Work-Life Balance: California Producer Contracts for Flatiron Loft Listed at $3.5 M.

Cast-iron in Flatiron.

Cast-iron in Flatiron.

On one of many recent frigid days, Prime Manhattan broker Robert Dankner had more than wet feet and windburn to complain about. Having scheduled a viewing for a full-floor unit listed for $12.5 million at the tony One Madison, Mr. Dankner became victim to last-minute cancellation when a client begged off—citing inclement conditions and confirming the broker’s hunch that his “buyer” was less than serious. Fortunately, Mike Pardee, executive producer at The Mission—a California-based visual effects studio—waited in the wings. Though Mr. Pardee planned to see a more humble unit at 7 East 17th Street, asking $3.5 million and in need of serious work, he arrived that day equipped, Mr. Dankner told us, with both enthusiasm and imagination, entering contract the very next day on the live-work space.

Mr. Dankner called the deal—which came in a bit shy of ask but close enough to make everyone happy—a perfect storm. “Everyone is smiling,” he said. (That includes Mr. Dankner, whom we reached by phone in Colorado, where, he said, “The snow is cleaner.”)

So, anyone want to watch "Boogie Nights"?

So, anyone want to watch “Boogie Nights”?

Mr. Pardee, whose company will be expanding East Coast operations, intends to use the 2,678 square-foot space as a home base when he’s in New York, and as a studio with a full-time staff and multiple editing suites. (The Mission specializes in high-end effects and post-production commercial work for the likes of Samsung, Nike, Chevy and Squarespace.) Dominated by full-floor, owner-occupied units, the 1903 cast-iron building lends itself to the company’s work, which demands both intense focus and limited background noise. “It’s a very quiet building,” Mr. Dankner said. “That was one of the things that attracted them.” The third-floor loft also features a keyed elevator, ceilings nearly 13 feet high and enormous arched windows.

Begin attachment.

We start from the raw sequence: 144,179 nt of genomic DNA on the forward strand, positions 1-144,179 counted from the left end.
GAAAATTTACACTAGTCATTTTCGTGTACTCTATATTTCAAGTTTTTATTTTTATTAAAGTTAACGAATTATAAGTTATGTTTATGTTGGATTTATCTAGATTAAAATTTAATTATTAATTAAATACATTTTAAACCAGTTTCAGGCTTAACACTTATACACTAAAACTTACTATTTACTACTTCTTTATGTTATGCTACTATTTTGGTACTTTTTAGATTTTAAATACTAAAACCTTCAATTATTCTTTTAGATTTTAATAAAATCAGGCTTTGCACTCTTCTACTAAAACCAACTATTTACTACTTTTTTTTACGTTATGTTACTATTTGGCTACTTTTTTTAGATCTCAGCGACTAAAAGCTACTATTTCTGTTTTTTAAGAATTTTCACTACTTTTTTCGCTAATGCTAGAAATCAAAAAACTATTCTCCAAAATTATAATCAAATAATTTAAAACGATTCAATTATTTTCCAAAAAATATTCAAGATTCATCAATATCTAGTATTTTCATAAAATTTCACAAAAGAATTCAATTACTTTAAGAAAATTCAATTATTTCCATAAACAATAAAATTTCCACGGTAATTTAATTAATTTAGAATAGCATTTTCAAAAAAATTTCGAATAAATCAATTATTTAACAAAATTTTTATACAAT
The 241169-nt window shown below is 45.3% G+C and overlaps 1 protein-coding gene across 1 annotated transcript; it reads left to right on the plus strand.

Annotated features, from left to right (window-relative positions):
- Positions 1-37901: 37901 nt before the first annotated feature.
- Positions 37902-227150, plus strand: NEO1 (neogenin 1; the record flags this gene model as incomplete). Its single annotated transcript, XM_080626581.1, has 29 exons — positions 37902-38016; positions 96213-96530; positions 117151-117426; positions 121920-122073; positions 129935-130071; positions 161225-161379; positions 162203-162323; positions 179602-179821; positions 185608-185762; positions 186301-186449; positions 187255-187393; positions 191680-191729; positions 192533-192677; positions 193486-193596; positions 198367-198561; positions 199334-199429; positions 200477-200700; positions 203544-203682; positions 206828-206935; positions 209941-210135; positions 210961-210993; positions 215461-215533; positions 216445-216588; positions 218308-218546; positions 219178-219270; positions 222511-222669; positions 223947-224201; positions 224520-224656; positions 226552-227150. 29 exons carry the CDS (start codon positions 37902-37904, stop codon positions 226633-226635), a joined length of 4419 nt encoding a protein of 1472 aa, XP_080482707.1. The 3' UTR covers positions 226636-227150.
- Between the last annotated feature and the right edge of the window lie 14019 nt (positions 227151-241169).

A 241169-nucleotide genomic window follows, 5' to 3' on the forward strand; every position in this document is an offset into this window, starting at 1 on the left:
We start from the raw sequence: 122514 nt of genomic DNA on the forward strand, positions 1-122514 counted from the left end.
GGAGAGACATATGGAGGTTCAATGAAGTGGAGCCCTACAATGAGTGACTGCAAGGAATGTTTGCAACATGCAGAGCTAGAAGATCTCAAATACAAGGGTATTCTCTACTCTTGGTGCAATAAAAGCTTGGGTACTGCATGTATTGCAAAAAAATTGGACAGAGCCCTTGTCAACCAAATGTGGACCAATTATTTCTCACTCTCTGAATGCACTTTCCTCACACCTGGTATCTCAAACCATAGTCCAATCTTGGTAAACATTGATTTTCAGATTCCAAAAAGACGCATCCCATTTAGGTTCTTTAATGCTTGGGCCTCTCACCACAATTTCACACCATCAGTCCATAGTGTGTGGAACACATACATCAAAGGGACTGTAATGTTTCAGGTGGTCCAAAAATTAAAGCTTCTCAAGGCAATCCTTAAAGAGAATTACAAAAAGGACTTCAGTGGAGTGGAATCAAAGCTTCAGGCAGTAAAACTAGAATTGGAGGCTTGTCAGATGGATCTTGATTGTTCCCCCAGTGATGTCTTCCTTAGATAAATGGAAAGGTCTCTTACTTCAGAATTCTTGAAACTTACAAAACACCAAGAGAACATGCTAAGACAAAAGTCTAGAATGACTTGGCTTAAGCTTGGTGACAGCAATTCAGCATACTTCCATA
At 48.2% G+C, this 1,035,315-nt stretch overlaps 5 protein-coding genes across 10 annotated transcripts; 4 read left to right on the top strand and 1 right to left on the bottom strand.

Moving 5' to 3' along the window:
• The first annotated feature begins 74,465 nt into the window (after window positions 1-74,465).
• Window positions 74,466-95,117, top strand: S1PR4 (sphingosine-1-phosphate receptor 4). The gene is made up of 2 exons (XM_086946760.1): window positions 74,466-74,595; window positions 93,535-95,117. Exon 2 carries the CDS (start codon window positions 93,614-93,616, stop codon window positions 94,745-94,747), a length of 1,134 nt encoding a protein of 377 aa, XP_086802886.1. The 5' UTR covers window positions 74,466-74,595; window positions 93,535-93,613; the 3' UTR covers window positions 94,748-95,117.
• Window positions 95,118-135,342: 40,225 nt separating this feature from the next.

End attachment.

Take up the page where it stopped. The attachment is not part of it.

“The original architecture is very well preserved,” Mr. Dankner said. But other, less-desirable traits have been saved for posterity, too: “It’s a lot on the dated side.” Indeed, one very nearly expects men in leisure suits to waltz  through the listing photos. “It needs a complete overhaul. [The buyer] was very savvy to recognize the potential of the space.” (The seller’s brokers—Corcoran’s Dalia Newman and Sharone Shatz—were savvy, too, Mr. Dankner said, showing the good sense to drop the ask nearly a half-million dollars in May, after just fifteen days on the market.)

Or perhaps tuna casserole is more your speed.

Or perhaps tuna casserole is more your speed.

“In the live-work loft world,” the broker told us, referring to non-ARI units, “I can probably count only one or two options—that are good options. This is a tremendous value. Their use, relative to what the building was looking for, is perfect.” The Flatiron location? Perfect, too, Mr. Pardee told the Observer. “We looked at about maybe five or six different spaces, and this one felt like it was just right for us.” The renovation, he acknowledged, will be huge. “But we hope to be up and running within 12 months.”